BONUS points towards Australian residency could be offered to encourage international students to study at regional universities, under a Regional Universities Network policy plan released on Wednesday.
The policy, which calls for a new national strategy to recognise the importance of the regional university sector, also recommends incentives to attract students away from the cities to regional study.
Network chair Professor David Battersby launched the Smarter Regions - Smarter Australia policy, saying the proposals would help unlock the full human potential in Australia's regional areas.
"By improving opportunities for people to access higher education, RUN universities already help unlock this human potential," he said.
"Adopting the policies we've articulated would contribute to Australia achieving the level of graduate skills needed to ensure its international competitiveness and help strengthen communities across the nation."
Proposals include the creation of new regional university scholarships, regional accommodation support under HECS-HELP loans and dedicated scholarships for indigenous students.
It also seeks to allow international students to stay an extra year in Australia if they study at regional universities, as well as a two-way student exchange with Asia-Pacific universities, similar to the former Colombo Plan.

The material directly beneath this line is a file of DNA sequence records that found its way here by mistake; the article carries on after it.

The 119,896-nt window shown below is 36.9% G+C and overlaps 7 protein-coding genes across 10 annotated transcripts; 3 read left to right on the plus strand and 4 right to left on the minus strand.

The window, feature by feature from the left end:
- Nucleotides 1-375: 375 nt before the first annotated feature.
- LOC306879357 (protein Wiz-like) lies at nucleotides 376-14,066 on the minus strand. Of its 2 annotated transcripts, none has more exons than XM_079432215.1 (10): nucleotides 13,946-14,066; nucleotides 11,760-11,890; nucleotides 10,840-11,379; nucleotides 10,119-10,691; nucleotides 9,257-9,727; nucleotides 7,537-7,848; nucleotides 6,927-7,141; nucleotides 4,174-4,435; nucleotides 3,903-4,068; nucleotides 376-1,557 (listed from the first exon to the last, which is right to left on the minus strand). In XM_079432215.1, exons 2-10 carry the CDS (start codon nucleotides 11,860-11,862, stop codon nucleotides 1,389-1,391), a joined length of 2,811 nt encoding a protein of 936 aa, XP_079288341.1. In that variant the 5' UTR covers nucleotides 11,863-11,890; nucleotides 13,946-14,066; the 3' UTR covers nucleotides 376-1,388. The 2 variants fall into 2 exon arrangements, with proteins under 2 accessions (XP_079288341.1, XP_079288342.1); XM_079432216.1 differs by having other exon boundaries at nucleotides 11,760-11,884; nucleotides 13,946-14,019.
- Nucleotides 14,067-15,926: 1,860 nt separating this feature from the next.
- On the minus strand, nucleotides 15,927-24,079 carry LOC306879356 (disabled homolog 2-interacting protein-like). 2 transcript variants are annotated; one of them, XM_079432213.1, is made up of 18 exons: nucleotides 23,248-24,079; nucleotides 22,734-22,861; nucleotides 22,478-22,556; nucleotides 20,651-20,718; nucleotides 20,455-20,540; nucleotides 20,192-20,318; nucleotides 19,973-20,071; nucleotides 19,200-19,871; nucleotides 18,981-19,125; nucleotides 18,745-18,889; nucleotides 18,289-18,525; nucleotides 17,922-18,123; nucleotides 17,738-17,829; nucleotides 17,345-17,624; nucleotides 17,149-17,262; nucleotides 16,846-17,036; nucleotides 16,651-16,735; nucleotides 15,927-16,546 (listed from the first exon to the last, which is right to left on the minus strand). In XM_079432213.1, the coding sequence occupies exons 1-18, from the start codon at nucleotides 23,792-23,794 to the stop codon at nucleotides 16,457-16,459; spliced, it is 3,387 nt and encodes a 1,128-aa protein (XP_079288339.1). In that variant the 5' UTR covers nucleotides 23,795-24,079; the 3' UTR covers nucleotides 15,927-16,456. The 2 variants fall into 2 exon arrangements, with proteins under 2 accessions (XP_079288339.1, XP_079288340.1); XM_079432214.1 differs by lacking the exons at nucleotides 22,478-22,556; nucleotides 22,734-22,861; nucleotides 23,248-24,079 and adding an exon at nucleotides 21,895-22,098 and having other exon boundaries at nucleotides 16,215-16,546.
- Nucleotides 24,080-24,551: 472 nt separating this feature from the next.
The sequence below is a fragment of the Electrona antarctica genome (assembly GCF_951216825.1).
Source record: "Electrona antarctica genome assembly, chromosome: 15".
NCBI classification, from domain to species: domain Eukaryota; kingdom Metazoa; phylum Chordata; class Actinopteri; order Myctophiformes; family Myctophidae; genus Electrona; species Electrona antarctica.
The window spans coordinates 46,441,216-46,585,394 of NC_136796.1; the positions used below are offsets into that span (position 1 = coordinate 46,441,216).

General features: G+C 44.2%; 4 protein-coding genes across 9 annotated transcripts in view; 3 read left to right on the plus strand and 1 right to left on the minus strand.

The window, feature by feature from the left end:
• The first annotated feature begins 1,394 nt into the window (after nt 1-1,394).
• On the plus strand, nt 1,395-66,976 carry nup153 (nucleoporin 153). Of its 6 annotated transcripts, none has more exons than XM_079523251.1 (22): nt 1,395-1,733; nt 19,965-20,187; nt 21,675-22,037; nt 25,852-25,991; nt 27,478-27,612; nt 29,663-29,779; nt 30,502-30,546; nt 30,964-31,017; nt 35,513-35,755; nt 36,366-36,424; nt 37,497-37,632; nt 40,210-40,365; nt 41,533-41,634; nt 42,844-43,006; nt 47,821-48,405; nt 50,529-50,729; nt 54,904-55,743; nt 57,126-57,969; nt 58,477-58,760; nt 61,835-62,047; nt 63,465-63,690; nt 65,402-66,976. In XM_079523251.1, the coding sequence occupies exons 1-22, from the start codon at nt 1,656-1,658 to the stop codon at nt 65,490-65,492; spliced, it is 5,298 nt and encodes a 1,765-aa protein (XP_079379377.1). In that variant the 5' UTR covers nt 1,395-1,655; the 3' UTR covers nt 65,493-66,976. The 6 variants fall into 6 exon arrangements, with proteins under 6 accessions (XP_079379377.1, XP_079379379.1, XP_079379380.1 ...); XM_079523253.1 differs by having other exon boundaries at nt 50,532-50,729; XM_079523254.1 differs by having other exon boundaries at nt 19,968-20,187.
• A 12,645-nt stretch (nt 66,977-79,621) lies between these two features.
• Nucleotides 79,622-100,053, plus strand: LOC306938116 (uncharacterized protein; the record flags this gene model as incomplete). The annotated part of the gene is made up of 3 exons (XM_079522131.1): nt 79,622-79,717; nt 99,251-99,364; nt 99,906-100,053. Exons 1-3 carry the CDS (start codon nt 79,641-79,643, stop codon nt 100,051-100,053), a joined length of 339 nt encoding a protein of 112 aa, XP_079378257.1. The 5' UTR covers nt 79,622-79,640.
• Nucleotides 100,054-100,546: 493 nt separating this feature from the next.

Prof Battersby said the new policy built on similar themes raised in the Universities Australia plan, A Smarter Australia, but focussed on the role that regional universities could play.
"We believe that this nation needs to have a conversation about the role of higher education and we want to play our part in this," he said.
The plan also proposed the creation of a formal link between regional high schools and universities to help improve Year 12 completion rates outside of the major cities, as well as more support to help students in regional areas to study online.
There are six member universities of the RUN, including CQUniversity, Sunshine Coast University, Southern Cross University, University of Southern Queensland, University of New England and University of Ballarat.
In total, the network teaches more than 100,000 students in 29 campuses, equating to 25% of Australia's regional higher education students and 34% of the nation's distance education students. The regional university sector contributed $2.1 billion to gross domestic product in 2011.
To view the full plan, go to the Regional Universities Network website.
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